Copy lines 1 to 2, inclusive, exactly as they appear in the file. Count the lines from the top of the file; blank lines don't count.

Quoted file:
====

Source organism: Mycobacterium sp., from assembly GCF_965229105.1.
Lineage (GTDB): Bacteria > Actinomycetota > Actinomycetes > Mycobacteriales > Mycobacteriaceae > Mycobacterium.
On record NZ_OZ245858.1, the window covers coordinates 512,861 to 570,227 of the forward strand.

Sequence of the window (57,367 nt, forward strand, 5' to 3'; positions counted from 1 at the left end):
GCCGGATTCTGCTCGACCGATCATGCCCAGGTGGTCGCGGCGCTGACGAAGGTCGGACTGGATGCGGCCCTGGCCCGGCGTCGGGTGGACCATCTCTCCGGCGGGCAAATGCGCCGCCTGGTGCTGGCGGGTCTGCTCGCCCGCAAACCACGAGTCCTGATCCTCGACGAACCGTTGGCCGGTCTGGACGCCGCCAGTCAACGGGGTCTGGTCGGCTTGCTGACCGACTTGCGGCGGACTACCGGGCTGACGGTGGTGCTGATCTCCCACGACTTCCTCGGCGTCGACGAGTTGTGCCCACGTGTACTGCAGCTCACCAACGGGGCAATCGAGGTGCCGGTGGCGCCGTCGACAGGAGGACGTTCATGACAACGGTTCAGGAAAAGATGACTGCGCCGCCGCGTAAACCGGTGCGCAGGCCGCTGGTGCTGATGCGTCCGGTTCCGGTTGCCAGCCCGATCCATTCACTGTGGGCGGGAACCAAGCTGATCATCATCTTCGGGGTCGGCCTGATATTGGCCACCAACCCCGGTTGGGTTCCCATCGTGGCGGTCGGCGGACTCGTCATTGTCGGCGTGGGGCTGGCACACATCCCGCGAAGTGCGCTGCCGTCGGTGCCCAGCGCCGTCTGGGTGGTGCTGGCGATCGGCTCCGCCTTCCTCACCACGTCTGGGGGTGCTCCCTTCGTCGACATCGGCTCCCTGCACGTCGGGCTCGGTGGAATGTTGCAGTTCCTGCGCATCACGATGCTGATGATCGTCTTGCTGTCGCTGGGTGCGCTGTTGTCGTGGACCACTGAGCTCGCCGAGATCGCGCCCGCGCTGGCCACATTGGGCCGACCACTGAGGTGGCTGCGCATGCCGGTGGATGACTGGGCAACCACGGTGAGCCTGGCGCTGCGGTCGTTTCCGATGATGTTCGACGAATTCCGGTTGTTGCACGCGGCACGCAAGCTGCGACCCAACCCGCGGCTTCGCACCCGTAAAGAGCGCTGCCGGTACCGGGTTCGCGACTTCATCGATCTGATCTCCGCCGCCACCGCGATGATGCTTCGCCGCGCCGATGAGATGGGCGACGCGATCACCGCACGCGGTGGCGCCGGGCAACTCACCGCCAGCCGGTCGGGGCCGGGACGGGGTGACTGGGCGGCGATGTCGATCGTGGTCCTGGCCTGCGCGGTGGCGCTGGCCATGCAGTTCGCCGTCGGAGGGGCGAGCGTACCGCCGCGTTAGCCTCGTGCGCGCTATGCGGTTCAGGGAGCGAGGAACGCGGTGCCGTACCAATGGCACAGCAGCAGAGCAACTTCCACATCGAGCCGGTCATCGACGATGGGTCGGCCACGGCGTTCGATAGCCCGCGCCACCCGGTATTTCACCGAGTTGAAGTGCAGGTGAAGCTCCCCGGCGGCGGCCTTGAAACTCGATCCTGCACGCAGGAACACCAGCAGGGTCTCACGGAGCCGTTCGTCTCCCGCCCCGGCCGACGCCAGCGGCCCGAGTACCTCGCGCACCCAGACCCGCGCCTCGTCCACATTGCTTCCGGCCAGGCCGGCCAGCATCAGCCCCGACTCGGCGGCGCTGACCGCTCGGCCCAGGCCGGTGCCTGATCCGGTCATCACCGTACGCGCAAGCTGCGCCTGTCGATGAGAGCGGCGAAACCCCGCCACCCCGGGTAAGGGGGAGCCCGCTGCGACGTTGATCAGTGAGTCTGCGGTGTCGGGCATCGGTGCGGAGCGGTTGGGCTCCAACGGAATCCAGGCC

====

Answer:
Source organism: Mycobacterium sp., from assembly GCF_965229105.1.
Lineage (GTDB): Bacteria > Actinomycetota > Actinomycetes > Mycobacteriales > Mycobacteriaceae > Mycobacterium.